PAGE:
According to the National Trust, it was a place where the builders lived for part of the year and held feasts and rituals.

Remnants of charred plant remains found at Durrington Walls has revealed that the builders fuelled themselves with sweet treats.

These include cooked hazelnuts, sloes, crab apples and other fruit, which may have been combined into 'Neolithic mince pies'.

Evidence of the eggs of parasitic worms have also been found in fossilised faeces left at Durrington Walls.

University of Cambridge scientists believe this shows the residents were also eating offal, and fed the scraps to dogs. 

Prehistoric hunting pits have been discovered at Stonehenge 

Thousands of prehistoric hunting pits that are believed to have been used to catch deer and wild boar have been unearthed near Stonehenge.

Archaeologists think they were dug by hunter-gatherers 10,000 years ago — about 5,000 years before the UNESCO World Heritage site was built.

One of the pits, which was 13ft (4m) wide and 6.5ft (2m) deep, is the largest of its kind in north-west Europe.

The discovery shows ancient humans roamed the landscape during the early Mesolithic period, researchers say, when Britain was re-inhabited after the last Ice Age. 

Read more here

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Therefore, the construction actually drew people together - including those from Wales - and showed outsiders the power of the small building community.

A study of pig and cattle teeth left on ancient byways to Stonehenge also revealed people were bringing some of the animals to eat from as far as 500 miles (800km) away

In 2018, Oxford University researchers examined the strontium isotope composition in the cremated bones buried at Stonehenge between 3,180 and 2,380 BC. 

In 10 of the fragments of skull, they found chemicals in the remains were consistent with people from western Britain.

This is a region that includes west Wales - the known source of Stonehenge's bluestones - and suggesting that ancient Welshmen helped its construction.

As well as Durrington Walls, some of the visitors may have stayed at another nearby settlement called Blick Mead, about a mile east of the stone circle.

Carbon dating of bones from giant bulls and boars discarded at Vespsian's Camp at the settlement suggest it has been continually occupied since 8,820 BC.

David Jacques, a research fellow in archaeology at the University of Buckingham, said: 'In effect, Blick Mead was the very first Stonehenge Visitor Centre, up and running in the 8th millennium BC.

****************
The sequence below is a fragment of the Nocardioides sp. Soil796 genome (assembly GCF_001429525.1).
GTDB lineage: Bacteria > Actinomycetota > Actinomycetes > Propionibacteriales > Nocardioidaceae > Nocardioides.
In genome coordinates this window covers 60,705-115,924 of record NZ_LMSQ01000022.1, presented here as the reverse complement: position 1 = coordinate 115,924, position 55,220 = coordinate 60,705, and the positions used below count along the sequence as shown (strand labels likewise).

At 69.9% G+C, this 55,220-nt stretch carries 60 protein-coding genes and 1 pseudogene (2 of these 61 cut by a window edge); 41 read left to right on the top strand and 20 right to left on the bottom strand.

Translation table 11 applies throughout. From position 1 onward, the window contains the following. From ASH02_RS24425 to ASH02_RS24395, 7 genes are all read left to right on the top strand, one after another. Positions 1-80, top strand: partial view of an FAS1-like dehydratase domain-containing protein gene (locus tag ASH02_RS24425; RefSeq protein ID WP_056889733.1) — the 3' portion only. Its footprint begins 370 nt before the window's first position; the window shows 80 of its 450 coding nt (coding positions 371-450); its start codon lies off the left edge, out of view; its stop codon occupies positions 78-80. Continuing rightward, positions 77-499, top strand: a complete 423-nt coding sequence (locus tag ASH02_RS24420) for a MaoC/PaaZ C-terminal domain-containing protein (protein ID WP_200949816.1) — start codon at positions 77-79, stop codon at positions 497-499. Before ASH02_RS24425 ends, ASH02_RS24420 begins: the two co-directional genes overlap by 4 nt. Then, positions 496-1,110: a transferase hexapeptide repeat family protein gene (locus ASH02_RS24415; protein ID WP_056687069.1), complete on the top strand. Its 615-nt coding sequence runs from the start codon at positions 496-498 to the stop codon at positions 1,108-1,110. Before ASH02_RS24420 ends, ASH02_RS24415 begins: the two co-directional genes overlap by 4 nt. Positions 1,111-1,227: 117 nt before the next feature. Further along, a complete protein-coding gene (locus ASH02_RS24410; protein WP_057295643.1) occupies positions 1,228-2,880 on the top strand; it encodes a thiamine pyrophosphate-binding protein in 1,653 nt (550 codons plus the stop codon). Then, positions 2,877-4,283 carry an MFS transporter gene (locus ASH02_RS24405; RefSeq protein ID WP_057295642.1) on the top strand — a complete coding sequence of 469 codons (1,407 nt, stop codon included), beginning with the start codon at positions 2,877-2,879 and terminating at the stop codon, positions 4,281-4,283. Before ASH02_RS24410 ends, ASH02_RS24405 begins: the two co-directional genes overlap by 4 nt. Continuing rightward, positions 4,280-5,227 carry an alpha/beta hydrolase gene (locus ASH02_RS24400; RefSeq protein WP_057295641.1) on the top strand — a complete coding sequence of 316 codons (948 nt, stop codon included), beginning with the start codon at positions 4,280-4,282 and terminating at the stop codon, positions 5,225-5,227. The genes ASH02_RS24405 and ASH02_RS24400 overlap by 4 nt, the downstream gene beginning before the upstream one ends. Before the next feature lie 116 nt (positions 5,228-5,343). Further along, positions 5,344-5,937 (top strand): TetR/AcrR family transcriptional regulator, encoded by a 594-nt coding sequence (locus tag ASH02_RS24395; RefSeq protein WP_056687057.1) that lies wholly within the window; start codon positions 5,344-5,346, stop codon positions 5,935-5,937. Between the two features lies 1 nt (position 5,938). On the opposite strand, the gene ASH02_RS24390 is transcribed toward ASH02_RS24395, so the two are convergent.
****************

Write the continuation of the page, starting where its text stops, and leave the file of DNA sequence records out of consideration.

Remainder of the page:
'The River Avon would have been the A-Road – people would have come down on their log boats. 

'They would have had the equivalent of tour guides and there would have been feasting.' 

The third stage of construction is thought to have lasted until around 1,500 BC, and involved the arrangement of about 82 bluestones

The third stage of construction is thought to have lasted until around 1,500 BC, and involved the arrangement of about 82 bluestones 

In about 1,500 BC, more bluestones were erected just outside the outer circle and within the trilithons to give the familiar Stonehenge that can be seen today. Pictured: Plan of the central Stone Structure at Stonehenge as it survives today

In about 1,500 BC, more bluestones were erected just outside the outer circle and within the trilithons to give the familiar Stonehenge that can be seen today. Pictured: Plan of the central Stone Structure at Stonehenge as it survives today 

The third stage of construction is thought to have lasted until around 1,500 BC, and involved the arrangement of about 82 bluestones.

This was originally two concentric hemispheres of megaliths, as well as four separate 'Station Stones' and a large central megalith known as the 'Altar Stone'.

Later, 30 sarsen stones - a type hard sandstone from the Marlborough Downs in North Wiltshire - were brought to the site and arranged in a circle.

Horizontal stones were placed on top, before the inner circle of the world-famous 'trilithons' – two vertical stones supporting a third horizontal stone - was raised.

In about 1,500 BC, more bluestones were erected just outside the outer circle and within the trilithons to give the familiar Stonehenge that can be seen today.

In 2016, researchers at UCL conducted an experiment to see how many people it would take to build Stonehenge.

Using logs and rope, they dragged a one-tonne slab of concrete - half as much as the lightest blue stone used in the monument's construction.

They concluded that it would have taken 40 to 50 people to shift the stones to the neolithic site, and more than 10 million hours of combined labour.

2. Where did the stones come from?

 

There are two main types of stone that make up the megaliths of Stonehenge - bluestone and sarsen stone.

Scientists have known that the bluestones originated in the Preseli Hills in north Pembrokeshire, Wales for a century.

In 1923, H. H. Thomas from NERC's British Geological Survey recognised the distinctive dark grey spotty rocks, known as spotted dolerites, during fieldwork at Carn Menyn.